In that case the replacement effect is somewhat less efficient, point it still operates in the same direction. The general case is
Figure 3 in which the X axis represents "general-capital," i.e., tal plus human capital. We assume that human capital is the int component and the major productive element in general-•ays from the origin represent constant ratios of labor and gen-id they result in a constant income level per worker. If L0 is the
LQ Lj L2 LS
Labor force
Figure 3. Growth of labor force and general capital.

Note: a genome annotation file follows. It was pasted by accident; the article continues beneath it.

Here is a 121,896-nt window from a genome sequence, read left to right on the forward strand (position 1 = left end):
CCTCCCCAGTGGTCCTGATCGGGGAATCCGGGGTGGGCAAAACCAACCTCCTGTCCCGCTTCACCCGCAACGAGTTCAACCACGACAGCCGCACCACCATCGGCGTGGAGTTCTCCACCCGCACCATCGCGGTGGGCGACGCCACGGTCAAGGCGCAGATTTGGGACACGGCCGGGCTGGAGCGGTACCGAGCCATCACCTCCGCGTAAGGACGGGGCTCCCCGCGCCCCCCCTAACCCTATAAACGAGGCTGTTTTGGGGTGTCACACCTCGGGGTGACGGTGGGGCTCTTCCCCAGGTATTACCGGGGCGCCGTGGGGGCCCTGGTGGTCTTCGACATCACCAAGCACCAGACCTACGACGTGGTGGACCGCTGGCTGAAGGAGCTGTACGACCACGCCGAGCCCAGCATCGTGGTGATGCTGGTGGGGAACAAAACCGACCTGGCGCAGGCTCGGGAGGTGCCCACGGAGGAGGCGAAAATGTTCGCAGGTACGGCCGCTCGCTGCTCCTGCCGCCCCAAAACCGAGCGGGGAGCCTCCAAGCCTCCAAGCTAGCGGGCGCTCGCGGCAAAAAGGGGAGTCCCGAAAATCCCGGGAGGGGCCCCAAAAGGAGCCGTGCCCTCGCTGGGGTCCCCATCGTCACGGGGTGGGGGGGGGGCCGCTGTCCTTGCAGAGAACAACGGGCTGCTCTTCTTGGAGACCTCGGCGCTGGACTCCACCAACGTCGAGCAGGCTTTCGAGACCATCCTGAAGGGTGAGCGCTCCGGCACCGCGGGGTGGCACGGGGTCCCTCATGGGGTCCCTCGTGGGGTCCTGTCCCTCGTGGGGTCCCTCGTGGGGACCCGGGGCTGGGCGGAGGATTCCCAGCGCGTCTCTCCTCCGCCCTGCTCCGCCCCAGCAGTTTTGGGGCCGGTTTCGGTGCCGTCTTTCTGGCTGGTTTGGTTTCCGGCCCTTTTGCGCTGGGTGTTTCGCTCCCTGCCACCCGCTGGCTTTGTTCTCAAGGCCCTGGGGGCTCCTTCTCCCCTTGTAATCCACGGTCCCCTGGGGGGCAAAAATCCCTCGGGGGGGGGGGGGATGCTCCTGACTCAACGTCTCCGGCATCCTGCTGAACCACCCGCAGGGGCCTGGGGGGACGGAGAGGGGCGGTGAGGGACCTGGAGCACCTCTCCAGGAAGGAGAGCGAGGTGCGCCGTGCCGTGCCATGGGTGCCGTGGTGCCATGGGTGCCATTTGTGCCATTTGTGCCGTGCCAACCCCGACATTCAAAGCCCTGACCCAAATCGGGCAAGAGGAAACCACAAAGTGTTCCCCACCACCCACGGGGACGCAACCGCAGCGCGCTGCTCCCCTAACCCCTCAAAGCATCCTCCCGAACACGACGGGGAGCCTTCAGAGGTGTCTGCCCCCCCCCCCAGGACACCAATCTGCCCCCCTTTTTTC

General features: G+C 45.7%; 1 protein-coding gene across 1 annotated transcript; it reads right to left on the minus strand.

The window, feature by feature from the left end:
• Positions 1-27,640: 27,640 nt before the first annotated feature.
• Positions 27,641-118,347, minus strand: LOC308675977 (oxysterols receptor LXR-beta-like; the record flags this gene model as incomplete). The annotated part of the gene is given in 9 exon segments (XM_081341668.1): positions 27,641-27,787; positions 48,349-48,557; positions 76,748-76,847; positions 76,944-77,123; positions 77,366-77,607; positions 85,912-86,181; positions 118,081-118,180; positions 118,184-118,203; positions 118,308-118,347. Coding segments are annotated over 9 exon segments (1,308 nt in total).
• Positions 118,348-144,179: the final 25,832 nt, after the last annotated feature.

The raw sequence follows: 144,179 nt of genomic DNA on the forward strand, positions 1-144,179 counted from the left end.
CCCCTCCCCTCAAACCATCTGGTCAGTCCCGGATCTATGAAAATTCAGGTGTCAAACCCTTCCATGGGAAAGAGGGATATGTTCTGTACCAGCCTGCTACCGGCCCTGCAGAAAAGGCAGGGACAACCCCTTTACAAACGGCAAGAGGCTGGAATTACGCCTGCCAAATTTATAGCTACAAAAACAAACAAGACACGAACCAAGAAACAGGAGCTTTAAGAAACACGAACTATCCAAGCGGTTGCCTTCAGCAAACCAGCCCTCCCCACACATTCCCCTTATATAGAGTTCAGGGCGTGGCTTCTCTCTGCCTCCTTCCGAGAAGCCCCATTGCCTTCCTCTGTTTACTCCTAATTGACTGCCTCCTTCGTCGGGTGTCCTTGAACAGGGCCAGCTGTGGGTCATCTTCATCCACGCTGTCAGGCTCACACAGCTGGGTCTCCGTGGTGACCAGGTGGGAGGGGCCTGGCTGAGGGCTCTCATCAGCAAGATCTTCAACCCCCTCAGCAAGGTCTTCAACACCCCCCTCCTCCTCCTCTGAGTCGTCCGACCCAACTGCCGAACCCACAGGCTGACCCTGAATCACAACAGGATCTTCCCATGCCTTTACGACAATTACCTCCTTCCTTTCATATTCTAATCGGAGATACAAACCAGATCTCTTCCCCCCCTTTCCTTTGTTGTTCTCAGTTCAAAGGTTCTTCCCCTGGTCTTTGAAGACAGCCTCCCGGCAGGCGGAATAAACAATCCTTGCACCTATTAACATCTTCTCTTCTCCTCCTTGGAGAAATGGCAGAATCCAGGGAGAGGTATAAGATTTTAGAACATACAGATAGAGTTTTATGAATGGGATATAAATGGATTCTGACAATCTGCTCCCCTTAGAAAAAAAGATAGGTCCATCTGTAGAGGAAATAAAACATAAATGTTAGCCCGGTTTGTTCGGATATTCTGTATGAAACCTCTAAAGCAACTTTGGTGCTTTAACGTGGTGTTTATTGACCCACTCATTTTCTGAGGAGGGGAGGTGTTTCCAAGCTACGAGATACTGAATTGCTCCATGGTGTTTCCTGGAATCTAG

nt of labor and Y0 is the initial income per worker, then the :row shows the consequences of labor force growth under the mptions and constant returns to scale. If education per person is 3nt variable and a greater number of people implies a higher level per worker on the average, then the path of labor force growth the curved line marked P. The tangent of this path with one of rays yields the optimum growth of the labor force for the period, ly be seen that if actual labor force growth falls short of the bor growth, then the analysis implies the desirability of an in-5 rate of population growth. The figure illustrates the possibilityt we can weaken some of our assumptions without altering the general point made. For example, assume that beyond some point there are diminishing returns to education at